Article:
Saturday, May 02, 2009

05/02/2009 – Choctaw National Wildlife Refuge

Launch: Service Park boat ramp which is about 3-4 miles west of Coffeeville. Coffeeville is 30 miles northwest of Jackson, AL – about a 2 hour drive from Mobile.
Launch Fee: $3. (Lock box envelopes have tag for display in your vehicle.)
Trip Distance: Approx 20 miles.
Route: Paddle up the Tombigbee River 3 miles to the Turkey Creek entrance of Choctaw National Wildlife Refuge, explore the many available waterways, and then return.
Pace: Leisurely.
Weather: Sunny, 70-85 degrees, no tidal influence, winds calm to very light, almost no current except for very slight current in the Tombigbee.

U.S. Fish and Wildlife manages the Choctaw National Wildlife Refuge (NWR) primarily for migratory waterfowl. What’s up there? That’s what I wanted to find out today.

1) Foggy morning at the Coffeeville Dam Service Park boat ramp.

2) After the first hour of paddling, I thought I’d wasted my time because it is an ugly paddle up the Tombigbee unless you like looking at tire dumps. This tire erosion control does not appear to work very well.

3) The do’s and don’t of the refuge posted at the Turkey Creek entrance.

4) A cormorant taking flight.

5) There were areas blanketed by sedge flowers.

6) Birds like this prothonotary warbler were plentiful. Bird music in the air waves was vibrant.

7) When one boater said to another, “boy, that kayaker has a lot of guts…” I could tell this might be a good place to kayak. Choctaw NWR indeed is a wonderful place to kayak. Lots of Alligators to see at this time of year.

8) There are submerged stumps in the refuge waters so most power boats move very slow using a trolling motor – that means no wakes and no noise. Paradise! Don’t let your guard down though – kayakers hit the submerged tree stumps too.

9) Alligator smiling for the photo.

10) There were plenty of water lilies in bloom. You can see a spider marveling at the beautiful flowers too.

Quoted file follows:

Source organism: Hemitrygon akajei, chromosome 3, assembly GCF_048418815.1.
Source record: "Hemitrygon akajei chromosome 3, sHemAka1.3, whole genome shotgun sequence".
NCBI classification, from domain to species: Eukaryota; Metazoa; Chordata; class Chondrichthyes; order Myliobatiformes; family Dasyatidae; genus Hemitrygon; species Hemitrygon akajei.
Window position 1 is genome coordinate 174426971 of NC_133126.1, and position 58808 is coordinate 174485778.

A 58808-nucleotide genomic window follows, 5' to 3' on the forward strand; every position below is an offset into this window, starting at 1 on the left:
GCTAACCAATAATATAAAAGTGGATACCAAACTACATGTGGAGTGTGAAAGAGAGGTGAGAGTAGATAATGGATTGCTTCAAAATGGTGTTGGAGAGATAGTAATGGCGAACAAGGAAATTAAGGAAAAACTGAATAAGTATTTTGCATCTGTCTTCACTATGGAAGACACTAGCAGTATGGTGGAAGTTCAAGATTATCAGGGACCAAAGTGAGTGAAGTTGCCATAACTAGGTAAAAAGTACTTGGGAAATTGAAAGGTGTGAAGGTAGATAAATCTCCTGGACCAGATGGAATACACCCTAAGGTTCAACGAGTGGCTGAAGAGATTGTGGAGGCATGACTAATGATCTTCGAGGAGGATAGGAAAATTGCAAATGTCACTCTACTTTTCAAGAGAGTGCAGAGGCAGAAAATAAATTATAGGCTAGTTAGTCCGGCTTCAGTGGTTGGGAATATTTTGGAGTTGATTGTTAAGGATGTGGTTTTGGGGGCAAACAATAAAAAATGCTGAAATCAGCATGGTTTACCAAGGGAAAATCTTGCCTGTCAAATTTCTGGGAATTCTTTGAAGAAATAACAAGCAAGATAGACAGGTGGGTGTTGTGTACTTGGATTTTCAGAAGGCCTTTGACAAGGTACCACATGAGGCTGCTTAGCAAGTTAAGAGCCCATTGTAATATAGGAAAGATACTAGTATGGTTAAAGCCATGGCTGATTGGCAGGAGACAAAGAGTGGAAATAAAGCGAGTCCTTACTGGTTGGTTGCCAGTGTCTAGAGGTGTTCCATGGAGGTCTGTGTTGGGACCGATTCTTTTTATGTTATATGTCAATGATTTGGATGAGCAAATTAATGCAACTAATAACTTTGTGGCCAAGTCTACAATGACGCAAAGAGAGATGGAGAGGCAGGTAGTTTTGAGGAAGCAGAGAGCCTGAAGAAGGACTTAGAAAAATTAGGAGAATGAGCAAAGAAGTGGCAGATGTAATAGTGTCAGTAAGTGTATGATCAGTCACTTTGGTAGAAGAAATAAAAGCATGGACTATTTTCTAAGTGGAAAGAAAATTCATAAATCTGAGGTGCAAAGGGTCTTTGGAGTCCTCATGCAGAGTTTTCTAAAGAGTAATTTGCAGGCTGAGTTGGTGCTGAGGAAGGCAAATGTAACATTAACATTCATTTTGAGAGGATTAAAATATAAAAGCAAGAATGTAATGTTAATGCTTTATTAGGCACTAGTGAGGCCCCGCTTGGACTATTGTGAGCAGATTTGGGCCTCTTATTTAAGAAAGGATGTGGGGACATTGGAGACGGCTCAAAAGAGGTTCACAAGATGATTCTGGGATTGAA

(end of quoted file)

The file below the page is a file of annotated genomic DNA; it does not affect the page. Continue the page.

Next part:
11) Choctaw NWR reminds me a bit of the open prairies at Okefenokee Swamp because of the brown peat in some areas.

12) Wild pigs running along GG'ing (grunting and grubbing).

13) Herons were all over the place.

14) Dozens of ibis and other birds in a feeding frenzy for crabs.

15) I followed along at a bird’s pace with some of the water fowl as they walked along the vegetation digging for food. They were aware of my presence but were unafraid. The only thing I’ll shoot them with is a camera.

16) Choctaw NWR is a birder’s paradise. 

17) This shot is typical of the area. There is not a lot of shade so bring your sunscreen and wide brim hats.

18) This dog almost fell overboard trying to get a bite on the wiggling fish. The dancing dog was cute. This couple said the dog also likes crickets and once got into trouble by eating one with a hook in it.

19) The sign on the right was enough to influence me to turn around. What's a submerged dam? The rule that says, “When in doubt, don’t,” applies to kayaking. Here is a aerial view of the dam looking upstream. Even a little submerged dam is very dangerous. Check out this dam link.

20) Taken on the Tombigbee River looking downstream towards the dam.

Header Image

Today was absolutely beautiful – a big two thumbs up for the Choctaw National Wildlife Refuge. It is definately worth a two hour drive from Mobile and is big enough that it would take a week to fully explore. There are motels in Jackson (30 minutes away) and a campground at the Service Park launch site.

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